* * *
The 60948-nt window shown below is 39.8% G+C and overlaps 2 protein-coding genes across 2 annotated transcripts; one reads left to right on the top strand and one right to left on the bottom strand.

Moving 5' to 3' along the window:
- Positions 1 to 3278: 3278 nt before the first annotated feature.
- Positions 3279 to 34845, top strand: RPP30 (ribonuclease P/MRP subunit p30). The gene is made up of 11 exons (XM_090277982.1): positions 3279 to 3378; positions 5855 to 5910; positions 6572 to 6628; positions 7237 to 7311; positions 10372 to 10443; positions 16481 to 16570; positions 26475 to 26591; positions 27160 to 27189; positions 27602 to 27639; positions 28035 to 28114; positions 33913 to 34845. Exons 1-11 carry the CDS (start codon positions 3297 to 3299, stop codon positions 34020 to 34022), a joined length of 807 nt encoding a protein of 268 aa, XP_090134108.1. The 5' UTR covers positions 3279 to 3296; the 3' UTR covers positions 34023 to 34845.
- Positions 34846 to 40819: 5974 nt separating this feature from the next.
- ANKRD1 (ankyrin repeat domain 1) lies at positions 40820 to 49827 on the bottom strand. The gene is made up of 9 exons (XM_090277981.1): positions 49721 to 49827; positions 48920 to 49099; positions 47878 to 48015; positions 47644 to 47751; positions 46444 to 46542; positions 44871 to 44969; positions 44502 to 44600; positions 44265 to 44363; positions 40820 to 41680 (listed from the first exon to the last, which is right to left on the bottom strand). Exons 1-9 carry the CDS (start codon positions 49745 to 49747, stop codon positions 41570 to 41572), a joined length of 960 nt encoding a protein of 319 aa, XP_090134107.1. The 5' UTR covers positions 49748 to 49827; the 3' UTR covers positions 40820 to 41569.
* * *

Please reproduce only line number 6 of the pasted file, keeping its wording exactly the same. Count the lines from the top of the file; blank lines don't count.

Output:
- ANKRD1 (ankyrin repeat domain 1) lies at positions 40820 to 49827 on the bottom strand. The gene is made up of 9 exons (XM_090277981.1): positions 49721 to 49827; positions 48920 to 49099; positions 47878 to 48015; positions 47644 to 47751; positions 46444 to 46542; positions 44871 to 44969; positions 44502 to 44600; positions 44265 to 44363; positions 40820 to 41680 (listed from the first exon to the last, which is right to left on the bottom strand). Exons 1-9 carry the CDS (start codon positions 49745 to 49747, stop codon positions 41570 to 41572), a joined length of 960 nt encoding a protein of 319 aa, XP_090134107.1. The 5' UTR covers positions 49748 to 49827; the 3' UTR covers positions 40820 to 41569.